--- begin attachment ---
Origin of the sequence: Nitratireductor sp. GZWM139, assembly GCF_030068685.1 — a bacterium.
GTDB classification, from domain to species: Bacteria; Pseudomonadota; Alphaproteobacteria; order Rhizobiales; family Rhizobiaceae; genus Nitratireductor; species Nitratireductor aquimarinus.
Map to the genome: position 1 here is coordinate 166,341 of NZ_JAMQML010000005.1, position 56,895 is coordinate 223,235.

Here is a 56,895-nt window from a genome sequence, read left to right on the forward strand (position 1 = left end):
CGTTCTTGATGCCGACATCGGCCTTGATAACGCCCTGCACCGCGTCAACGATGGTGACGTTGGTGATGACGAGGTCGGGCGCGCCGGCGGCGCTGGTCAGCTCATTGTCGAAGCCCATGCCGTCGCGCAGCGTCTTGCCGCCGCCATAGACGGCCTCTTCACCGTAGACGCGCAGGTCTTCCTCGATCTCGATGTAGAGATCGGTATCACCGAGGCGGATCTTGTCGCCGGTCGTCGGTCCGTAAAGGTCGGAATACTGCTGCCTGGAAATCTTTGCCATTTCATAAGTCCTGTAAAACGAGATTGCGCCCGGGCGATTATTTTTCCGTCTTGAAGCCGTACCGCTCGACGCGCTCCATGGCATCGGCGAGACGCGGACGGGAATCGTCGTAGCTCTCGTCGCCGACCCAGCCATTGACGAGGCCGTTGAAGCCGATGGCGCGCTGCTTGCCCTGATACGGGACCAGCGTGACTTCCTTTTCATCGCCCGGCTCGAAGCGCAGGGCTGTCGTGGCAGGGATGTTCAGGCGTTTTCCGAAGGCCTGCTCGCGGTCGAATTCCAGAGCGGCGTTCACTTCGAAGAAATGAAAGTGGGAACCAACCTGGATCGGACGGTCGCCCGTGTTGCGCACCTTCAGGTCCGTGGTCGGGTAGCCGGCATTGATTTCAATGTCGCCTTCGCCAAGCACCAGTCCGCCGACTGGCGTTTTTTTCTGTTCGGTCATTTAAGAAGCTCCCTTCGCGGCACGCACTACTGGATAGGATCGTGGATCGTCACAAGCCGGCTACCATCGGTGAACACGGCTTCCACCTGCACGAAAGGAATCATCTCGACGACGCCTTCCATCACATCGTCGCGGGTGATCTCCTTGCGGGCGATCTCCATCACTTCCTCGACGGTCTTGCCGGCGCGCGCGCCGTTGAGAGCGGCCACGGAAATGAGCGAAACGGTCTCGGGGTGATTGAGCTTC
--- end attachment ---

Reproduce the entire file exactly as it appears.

Origin of the sequence: Nitratireductor sp. GZWM139, assembly GCF_030068685.1 — a bacterium.
GTDB classification, from domain to species: Bacteria; Pseudomonadota; Alphaproteobacteria; order Rhizobiales; family Rhizobiaceae; genus Nitratireductor; species Nitratireductor aquimarinus.
Map to the genome: position 1 here is coordinate 166,341 of NZ_JAMQML010000005.1, position 56,895 is coordinate 223,235.

Here is a 56,895-nt window from a genome sequence, read left to right on the forward strand (position 1 = left end):
CGTTCTTGATGCCGACATCGGCCTTGATAACGCCCTGCACCGCGTCAACGATGGTGACGTTGGTGATGACGAGGTCGGGCGCGCCGGCGGCGCTGGTCAGCTCATTGTCGAAGCCCATGCCGTCGCGCAGCGTCTTGCCGCCGCCATAGACGGCCTCTTCACCGTAGACGCGCAGGTCTTCCTCGATCTCGATGTAGAGATCGGTATCACCGAGGCGGATCTTGTCGCCGGTCGTCGGTCCGTAAAGGTCGGAATACTGCTGCCTGGAAATCTTTGCCATTTCATAAGTCCTGTAAAACGAGATTGCGCCCGGGCGATTATTTTTCCGTCTTGAAGCCGTACCGCTCGACGCGCTCCATGGCATCGGCGAGACGCGGACGGGAATCGTCGTAGCTCTCGTCGCCGACCCAGCCATTGACGAGGCCGTTGAAGCCGATGGCGCGCTGCTTGCCCTGATACGGGACCAGCGTGACTTCCTTTTCATCGCCCGGCTCGAAGCGCAGGGCTGTCGTGGCAGGGATGTTCAGGCGTTTTCCGAAGGCCTGCTCGCGGTCGAATTCCAGAGCGGCGTTCACTTCGAAGAAATGAAAGTGGGAACCAACCTGGATCGGACGGTCGCCCGTGTTGCGCACCTTCAGGTCCGTGGTCGGGTAGCCGGCATTGATTTCAATGTCGCCTTCGCCAAGCACCAGTCCGCCGACTGGCGTTTTTTTCTGTTCGGTCATTTAAGAAGCTCCCTTCGCGGCACGCACTACTGGATAGGATCGTGGATCGTCACAAGCCGGCTACCATCGGTGAACACGGCTTCCACCTGCACGAAAGGAATCATCTCGACGACGCCTTCCATCACATCGTCGCGGGTGATCTCCTTGCGGGCGATCTCCATCACTTCCTCGACGGTCTTGCCGGCGCGCGCGCCGTTGAGAGCGGCCACGGAAATGAGCGAAACGGTCTCGGGGTGATTGAGCTTC